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Hello,

I am looking into upgrading various parts of my residential block's heating and hot water system, which serves 12 flats that resulted from the conversion of two adjacent terraced houses. Our current hot water cylinder has 1000 lts capacity, is vented, is heated indirectly through a gas boiler, and is of the copper variety with an ill-fitting insulation blanket slapped around it.

I would greatly appreciate some feedback on the following:

If we were to upgrade our cylinder, would any of the modern versions make any difference in terms of energy efficiency?

What make would you recommend? There are not many manufacturers that make large capacity indirectly-heated vented cylinders. So far, I have found Hamworthy’s two models: Halstock (stainless steel) and Powerstock (glass-lined).
Halstock stainless steel calorifier - https://www.hamworthy-heating.com/Products/Hot-water-heaters/Halstock-stainless-steel-calorifier
Powerstock glass lined calorifier - https://www.hamworthy-heating.com/Products/Hot-water-heaters/Powerstock-glass-lined-calorifier

I will own my flat in this building for a while, and thus I would rather the building buys something of good quality.

The current capacity of 1000 litres has been fine so far. From your experience, do you think we could do with a smaller size? Eg. 700 or 800 litres? The 12 flats comprise of 2 small studios and 10 two-bed flats. It is high unlikely more than 20 people would be taking a shower within the same hour. Assuming 35 litres per shower, that would be 700 litres for 20 people.

Many thanks,

Constantine
 

ShaunCorbs

Staff member
S. Mod
Plumber
Gas Engineer
are you planning on keeping the system vented ?

me personally normally fit Powerstocks

as for capacity i would keep to the same as existing due to no problems if you lower the cap and theres an incurease of demand you would run out always better with some headroom
 
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are you planning on keeping the system vented ?

me personally normally fit Powerstocks

as for capacity i would keep to the same as existing due to no problems if you lower the cap and theres an incurease of demand you would run out always better with some headroom
Yes, I plan to keep the system vented. This is a 50-year old conversion with 12 flats and I would prefer not to take any risks with the additional pressure that a vented system would introduce to the existing pipes.

Thanks for feedback on Powerstock and capacity.
 
Hello,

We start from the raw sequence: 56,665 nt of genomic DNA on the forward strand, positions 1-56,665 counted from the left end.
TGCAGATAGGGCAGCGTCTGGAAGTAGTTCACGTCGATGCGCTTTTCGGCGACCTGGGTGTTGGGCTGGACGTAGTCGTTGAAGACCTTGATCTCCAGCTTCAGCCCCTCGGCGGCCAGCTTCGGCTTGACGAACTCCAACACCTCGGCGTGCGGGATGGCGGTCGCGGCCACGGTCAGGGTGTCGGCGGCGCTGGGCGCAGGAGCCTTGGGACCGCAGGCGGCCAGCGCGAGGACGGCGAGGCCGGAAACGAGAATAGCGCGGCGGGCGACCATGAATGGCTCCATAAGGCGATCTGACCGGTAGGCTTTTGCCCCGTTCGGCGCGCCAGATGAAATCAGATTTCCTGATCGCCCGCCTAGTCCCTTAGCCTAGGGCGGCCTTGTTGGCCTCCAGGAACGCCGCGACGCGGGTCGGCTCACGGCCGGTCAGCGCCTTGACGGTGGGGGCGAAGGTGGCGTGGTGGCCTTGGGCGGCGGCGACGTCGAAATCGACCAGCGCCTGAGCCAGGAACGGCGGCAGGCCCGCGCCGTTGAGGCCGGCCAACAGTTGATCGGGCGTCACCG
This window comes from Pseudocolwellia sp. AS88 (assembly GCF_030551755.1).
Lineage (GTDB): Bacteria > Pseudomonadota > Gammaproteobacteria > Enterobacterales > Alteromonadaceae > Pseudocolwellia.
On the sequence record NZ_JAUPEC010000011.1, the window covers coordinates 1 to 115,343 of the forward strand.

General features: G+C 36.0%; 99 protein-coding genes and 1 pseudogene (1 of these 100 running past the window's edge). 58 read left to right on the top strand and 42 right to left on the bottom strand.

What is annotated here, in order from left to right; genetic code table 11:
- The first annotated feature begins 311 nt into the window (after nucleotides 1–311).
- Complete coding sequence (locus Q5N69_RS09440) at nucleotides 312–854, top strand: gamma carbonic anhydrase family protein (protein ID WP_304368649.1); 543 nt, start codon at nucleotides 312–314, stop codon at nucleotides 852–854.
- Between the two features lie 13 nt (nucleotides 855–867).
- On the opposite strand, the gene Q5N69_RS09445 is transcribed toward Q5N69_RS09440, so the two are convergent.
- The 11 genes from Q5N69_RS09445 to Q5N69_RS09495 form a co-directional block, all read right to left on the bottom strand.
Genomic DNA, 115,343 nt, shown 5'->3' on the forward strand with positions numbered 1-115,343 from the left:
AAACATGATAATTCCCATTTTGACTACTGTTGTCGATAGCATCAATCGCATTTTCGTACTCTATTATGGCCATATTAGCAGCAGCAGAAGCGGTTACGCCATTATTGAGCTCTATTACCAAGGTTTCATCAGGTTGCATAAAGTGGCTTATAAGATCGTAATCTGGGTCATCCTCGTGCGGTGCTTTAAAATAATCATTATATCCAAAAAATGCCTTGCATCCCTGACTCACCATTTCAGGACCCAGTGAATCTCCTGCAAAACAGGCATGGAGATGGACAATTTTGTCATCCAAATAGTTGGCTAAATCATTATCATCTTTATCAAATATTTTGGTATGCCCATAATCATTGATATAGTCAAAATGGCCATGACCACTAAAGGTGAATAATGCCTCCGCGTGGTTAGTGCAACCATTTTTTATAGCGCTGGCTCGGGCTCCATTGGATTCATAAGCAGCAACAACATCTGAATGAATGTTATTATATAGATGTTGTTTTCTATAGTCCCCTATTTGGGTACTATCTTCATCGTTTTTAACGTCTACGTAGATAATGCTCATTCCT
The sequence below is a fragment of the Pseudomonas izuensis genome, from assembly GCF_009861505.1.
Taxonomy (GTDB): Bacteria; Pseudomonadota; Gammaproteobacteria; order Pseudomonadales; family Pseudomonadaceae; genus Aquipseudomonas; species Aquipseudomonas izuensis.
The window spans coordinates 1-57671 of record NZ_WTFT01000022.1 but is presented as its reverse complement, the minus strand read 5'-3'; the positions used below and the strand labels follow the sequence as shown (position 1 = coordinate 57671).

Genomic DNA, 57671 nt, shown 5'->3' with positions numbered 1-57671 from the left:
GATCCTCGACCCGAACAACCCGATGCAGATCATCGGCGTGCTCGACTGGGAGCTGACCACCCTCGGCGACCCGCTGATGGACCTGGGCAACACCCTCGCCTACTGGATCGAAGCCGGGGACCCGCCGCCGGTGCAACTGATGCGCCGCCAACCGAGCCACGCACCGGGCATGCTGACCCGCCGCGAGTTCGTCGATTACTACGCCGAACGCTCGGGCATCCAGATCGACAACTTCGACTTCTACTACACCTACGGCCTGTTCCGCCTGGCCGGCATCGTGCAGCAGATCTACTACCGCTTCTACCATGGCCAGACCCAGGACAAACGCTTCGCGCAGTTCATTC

I am looking into upgrading various parts of my residential block's heating and hot water system, which serves 12 flats that resulted from the conversion of two adjacent terraced houses. Our current hot water cylinder has 1000 lts capacity, is vented, is heated indirectly through a gas boiler, and is of the copper variety with an ill-fitting insulation blanket slapped around it.

I would greatly appreciate some feedback on the following:

If we were to upgrade our cylinder, would any of the modern versions make any difference in terms of energy efficiency?

What make would you recommend? There are not many manufacturers that make large capacity indirectly-heated vented cylinders. So far, I have found Hamworthy’s two models: Halstock (stainless steel) and Powerstock (glass-lined).
Halstock stainless steel calorifier - https://www.hamworthy-heating.com/Products/Hot-water-heaters/Halstock-stainless-steel-calorifier
Powerstock glass lined calorifier - https://www.hamworthy-heating.com/Products/Hot-water-heaters/Powerstock-glass-lined-calorifier

I will own my flat in this building for a while, and thus I would rather the building buys something of good quality.

The current capacity of 1000 litres has been fine so far. From your experience, do you think we could do with a smaller size? Eg. 700 or 800 litres? The 12 flats comprise of 2 small studios and 10 two-bed flats. It is high unlikely more than 20 people would be taking a shower within the same hour. Assuming 35 litres per shower, that would be 700 litres for 20 people.

Many thanks,

Constantine
Petsonally i always apply if its not broken don't fix it rule. Are you replacing it because its leaking/not heating properly/ or just due diligence?

Tim
 

Gasmk1

Gas Engineer
Advent Win
iwould go down the route of having one made if the 1000 litres is required manchester calorifiers make them to order whichever you choose wont be cheap, you will need to know the head of water as this will be needed to specify wall thicknes of cylinder.